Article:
PG&E CEO Bill Johnson admitted during a Thursday evening press conference that the utility thoroughly botched its Public Safety Power Shutoff, apologizing to customers.

The press conference at the utility’s San Francisco headquarters marked the first time the company’s head had publicly addressed the shutdown.

“We faced a choice between hardship on everyone or safety and we chose safety,” said Johnson. “And I do apologize for the hardship this has caused, but I think we made the right call on safety.”

Johnson also apologized for all the technical problems with the PG&E website and promised to get them right next time.

“Our website crashed several times. Our maps are inconsistent and maybe incorrect. Our call centers were overloaded,” said Johnson. “To put it simply, we were not adequately prepared to support the operational event.”

Read more at CBS SF BayArea


The new face of Sacramento’s affordable housing crisis: College students forced to drop out

After classes at Sacramento State, when others had gone home, Alvin Prasad would spend the night sleeping in his Honda. He couldn’t afford an apartment and was too tired to drive to his parents’ Modesto home. “In winter, you have a blanket, sometimes it’s not warm enough.”

Criminal justice major Jayda Preyer chose Sacramento for college because rents here were lower than San Francisco. Then the rents here soared. Without family help, she’s in 30-day emergency housing on campus, not knowing what happens next. “I believe in God. I’ll be OK. But it’s very nerve-wracking.”

Alexandra Lopez is more fortunate. She has an apartment and job, but a recent pay increase disqualified her for a CalFresh food subsidy. She’s among many California students who queue for free food at their campus pantry. “I had to use the money I made to keep a roof over my head. This is hard to experience.”

Read more at The Sacramento Bee.

PG&E Starts to Cut Power for Nearly 800,000 California Customers on Wildfire Risk

PG&E Corp. PCG +0.92% has begun to shut off power to hundreds of thousands of people in California as it seeks to prevent its electric lines from sparking more deadly wildfires, in what is believed to be the largest such pre-emptive blackout ever.

The outages are poised to hit areas across the northern and central parts of the state, including the famous wine country region, the rural Sierra Nevada foothills and portions of Oakland and San Jose. The utility is implementing the shut-offs as strong, dry winds are expected to hit the region, increasing the risk that its equipment could start fires.

PG&E said early Wednesday the shut-offs will occur in three phases, the first of which began affecting about 513,000 customers from around midnight local time. These outages will be spread across 22 counties, the utility said, including Napa, Mendocino and Sonoma in the wine country region.

Read more at WSJ.

First Hand Testimony: How the Homeless Crisis is Changing the Safest Communities in California

‘We need our neighborhood back. We need public safety reforms and more police presence in our community, and higher numbers of law enforcement overall.’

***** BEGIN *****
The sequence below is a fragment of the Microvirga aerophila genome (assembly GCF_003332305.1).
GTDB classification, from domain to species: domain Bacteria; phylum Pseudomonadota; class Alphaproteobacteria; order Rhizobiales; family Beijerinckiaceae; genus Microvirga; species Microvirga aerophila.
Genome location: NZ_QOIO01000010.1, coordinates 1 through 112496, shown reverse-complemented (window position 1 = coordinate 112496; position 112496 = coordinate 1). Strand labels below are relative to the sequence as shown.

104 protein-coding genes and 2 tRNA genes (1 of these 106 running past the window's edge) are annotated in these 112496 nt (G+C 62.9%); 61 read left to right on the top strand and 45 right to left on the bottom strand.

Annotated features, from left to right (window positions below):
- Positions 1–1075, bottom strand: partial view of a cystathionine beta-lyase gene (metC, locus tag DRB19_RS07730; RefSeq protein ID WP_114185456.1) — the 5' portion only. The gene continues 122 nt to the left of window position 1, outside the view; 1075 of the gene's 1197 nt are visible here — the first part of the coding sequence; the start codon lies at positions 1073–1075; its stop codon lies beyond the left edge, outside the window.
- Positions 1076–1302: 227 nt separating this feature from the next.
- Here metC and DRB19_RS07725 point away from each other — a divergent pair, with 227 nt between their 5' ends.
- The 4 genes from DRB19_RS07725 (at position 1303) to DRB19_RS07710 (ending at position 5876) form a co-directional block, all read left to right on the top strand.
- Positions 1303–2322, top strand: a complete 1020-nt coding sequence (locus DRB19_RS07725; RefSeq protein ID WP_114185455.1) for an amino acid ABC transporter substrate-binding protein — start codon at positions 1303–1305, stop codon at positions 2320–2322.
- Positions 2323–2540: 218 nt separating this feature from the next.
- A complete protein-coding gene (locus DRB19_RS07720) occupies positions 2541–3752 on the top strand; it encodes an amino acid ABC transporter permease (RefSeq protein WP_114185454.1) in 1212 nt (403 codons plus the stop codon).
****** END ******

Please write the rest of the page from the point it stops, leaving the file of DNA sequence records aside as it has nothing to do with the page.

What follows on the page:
In our last article we featured the issues affecting the historic Sacramento neighborhood of Land Park, which has been considered the safest community in Sacramento for decades. But residents and business owners say that is no longer the case, citing the transient population as the cause for rampant drug activity, serial theft and violence.

Jennifer Mann, who lives in Land Park and works in downtown Sacramento in the hospitality industry, says she hears from her clients about cities they will no longer take their business to for fear of their attendees’ safety. “There are comments that Sacramento is looking like one of those cities, which is sad, as we have really moved in an exciting direction with development and energy in the downtown core. But even more disturbing to me, and what impacts my daily life and the lives of my children, are the transients that in recent years have been pushed out of downtown to live under the freeways, and into these beautiful, historic neighborhoods. It saddens me that I no longer feel safe to let my children walk to school or go to the park. I have neighbors who have found needles near the play structures, have found people sleeping or sneaking into their backyards, and a few that have had dangerous interactions with these individuals.”

Read more at The California Globe

San Francisco residents use rocks to block homeless camping

by Olga R. Rodriguez October 1, 2019

SAN FRANCISCO (AP) — A group of San Francisco neighbors said they had to do something to make their street safe. Their answer? Some giant rocks.

Fed up with what they see as the city’s failure to combat homelessness and rampant drug use, the neighbors had boulders delivered to their sidewalk to block people from pitching tents on their street.

That started a fight that shows the frustration with an unprecedented homelessness crisis in California. Cities are struggling to address the lack of affordable housing and a growing number of homeless encampments that are popping up on city streets, sometimes in neighborhoods.

Read more at the Associated Press